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Infrastructure & Realty / Punj Lloyd

MAGAZINE | OCT 04, 2008

Over all the Earth


Punj Lloyds early gains in global infrastructure projects might be a role model for a bunch of other infrastructure companies that are emerging in India
ANURAG PRASAD , SUDIPTO DEY

Atul Punj was staring at failure. It was 1992, and political interference and bureaucratic delays were stifling his company Punj Lloyd, a subcontractor for road and infrastructure projects, from graduating to bigger contracts within the country.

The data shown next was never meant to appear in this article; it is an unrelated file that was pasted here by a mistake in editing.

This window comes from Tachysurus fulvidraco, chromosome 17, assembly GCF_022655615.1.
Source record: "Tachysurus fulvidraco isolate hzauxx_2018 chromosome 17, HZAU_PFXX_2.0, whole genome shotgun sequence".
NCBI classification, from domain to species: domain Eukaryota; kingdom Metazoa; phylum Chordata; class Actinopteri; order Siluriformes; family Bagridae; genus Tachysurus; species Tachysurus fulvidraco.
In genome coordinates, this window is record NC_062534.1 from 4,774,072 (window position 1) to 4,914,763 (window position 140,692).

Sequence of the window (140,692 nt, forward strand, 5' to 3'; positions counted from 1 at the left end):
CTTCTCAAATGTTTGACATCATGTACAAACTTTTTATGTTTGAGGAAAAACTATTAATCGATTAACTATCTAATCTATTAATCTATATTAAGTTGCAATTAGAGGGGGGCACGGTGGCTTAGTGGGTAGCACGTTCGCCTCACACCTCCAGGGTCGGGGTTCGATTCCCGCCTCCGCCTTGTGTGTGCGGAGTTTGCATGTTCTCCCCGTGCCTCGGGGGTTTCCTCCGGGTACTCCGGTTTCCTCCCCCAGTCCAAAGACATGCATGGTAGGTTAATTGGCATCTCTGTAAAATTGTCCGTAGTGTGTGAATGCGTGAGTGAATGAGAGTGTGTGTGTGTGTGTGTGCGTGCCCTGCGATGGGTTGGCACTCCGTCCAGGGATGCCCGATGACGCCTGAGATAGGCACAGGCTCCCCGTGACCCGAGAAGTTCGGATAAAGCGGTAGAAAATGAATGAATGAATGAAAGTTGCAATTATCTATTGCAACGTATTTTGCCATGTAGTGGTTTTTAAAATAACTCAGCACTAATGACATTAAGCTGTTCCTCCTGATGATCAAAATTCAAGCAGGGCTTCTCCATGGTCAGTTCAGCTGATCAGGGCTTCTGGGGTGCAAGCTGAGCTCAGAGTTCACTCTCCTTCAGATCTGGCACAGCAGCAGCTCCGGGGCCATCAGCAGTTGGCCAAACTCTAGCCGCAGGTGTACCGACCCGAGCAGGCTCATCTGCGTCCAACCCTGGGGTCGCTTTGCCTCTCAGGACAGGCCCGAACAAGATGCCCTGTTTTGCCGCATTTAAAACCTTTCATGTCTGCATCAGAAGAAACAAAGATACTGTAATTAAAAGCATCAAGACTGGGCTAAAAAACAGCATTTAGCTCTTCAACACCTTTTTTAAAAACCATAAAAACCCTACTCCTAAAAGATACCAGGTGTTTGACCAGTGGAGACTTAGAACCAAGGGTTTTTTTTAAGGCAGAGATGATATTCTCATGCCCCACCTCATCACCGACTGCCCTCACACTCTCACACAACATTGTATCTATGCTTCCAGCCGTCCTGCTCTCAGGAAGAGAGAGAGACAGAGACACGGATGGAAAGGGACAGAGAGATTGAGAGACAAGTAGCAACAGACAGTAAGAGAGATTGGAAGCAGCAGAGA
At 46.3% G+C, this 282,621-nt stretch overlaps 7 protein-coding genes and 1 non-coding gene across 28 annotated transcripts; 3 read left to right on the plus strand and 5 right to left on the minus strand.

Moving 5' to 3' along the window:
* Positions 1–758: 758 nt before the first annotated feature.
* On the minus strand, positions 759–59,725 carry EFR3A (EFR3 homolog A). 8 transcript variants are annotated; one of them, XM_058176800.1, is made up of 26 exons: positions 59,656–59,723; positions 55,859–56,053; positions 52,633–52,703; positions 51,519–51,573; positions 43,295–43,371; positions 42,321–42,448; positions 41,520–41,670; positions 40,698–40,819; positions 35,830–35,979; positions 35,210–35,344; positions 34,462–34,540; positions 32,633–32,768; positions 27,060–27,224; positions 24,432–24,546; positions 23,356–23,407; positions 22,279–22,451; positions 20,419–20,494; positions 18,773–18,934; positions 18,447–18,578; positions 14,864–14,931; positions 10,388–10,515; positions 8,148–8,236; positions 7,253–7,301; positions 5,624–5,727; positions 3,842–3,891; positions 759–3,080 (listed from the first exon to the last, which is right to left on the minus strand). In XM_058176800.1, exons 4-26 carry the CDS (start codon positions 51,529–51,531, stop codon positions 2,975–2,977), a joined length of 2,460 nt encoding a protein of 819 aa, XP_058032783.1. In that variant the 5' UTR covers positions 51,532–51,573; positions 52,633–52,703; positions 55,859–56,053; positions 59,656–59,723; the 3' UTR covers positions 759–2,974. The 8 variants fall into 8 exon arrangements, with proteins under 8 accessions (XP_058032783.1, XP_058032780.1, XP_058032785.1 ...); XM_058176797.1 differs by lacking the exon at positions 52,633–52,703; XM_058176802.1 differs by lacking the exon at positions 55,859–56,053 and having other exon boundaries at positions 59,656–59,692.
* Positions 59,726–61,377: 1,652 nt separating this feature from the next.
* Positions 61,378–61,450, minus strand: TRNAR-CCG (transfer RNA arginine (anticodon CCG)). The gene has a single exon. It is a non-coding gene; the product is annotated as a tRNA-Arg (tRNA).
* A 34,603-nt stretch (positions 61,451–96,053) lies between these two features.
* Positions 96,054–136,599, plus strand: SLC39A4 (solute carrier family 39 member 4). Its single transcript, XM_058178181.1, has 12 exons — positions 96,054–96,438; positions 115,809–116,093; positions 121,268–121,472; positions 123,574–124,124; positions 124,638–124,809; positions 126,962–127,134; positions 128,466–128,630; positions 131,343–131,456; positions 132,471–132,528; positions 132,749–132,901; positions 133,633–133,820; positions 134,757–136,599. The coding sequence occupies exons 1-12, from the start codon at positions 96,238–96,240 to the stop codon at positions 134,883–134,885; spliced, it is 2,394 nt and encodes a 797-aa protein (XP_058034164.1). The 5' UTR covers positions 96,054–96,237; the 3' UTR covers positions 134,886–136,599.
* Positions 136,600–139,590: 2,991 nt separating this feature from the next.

Angry and frustrated, Punj decided to explore similar projects abroad. After a hard grind knocking many doors, Punj bagged a $13 million, 210 km-long pipeline deal in Indonesia. This was its first overseas contract and also the biggest he had ever handled. But his excitement was shortlived. No one was willing to lend to a Rs 3 crore company (its revenues in 1992) that already had a debt of Rs 5 crore. "Not many had faith in our ability to deliver," recalls the Chairman of Punj Lloyd Group. He almost gave up, but the only reason he hung on was pride. "It was hard for a third-generation businessman to even think of being broke or working for someone else," he says. Soon, he managed a LOOK, WHO'S BUILDING SINGAPORE: Punj last-ditch meeting with the then ICICI chairman, N Vaghul, and got the Lloyd is doing prestigious work in the island nation. And in 16 other countries required funding. Thus was born Punj Lloyds global business. Step by step, he bagged projects in South Asia, the Caspian region and the Middle East. Then came a few key acquisitions and a bunch of partnerships. Today, Punj Lloyd has moved into 17 countries and earns around $1.18 billion, or 59% of its total revenues of $2 billion, from projects abroad. "We took a conscious decision not to risk our business on a single country," says Punj. "There were lots of opportunities outside India, and we went after them." He has just returned from an offsite group meet in Lisbon, after a jet-setting whistle-stop tour of project sites in London, Singapore, Milan, Kuala Lumpur and Jakarta, a hop-and-skip routine he usually follows two to three weeks every month. About 20% of its 8,000 employees come from 20 nations. The global HR head is a British national, based in Delhi. It cross-deploys people across countries, and it is also planning to set up training institutes within and outside India. "We get the feeling that we work in a global company with headquarters in India," says Luv Chhabra, Director of Corporate Affairs.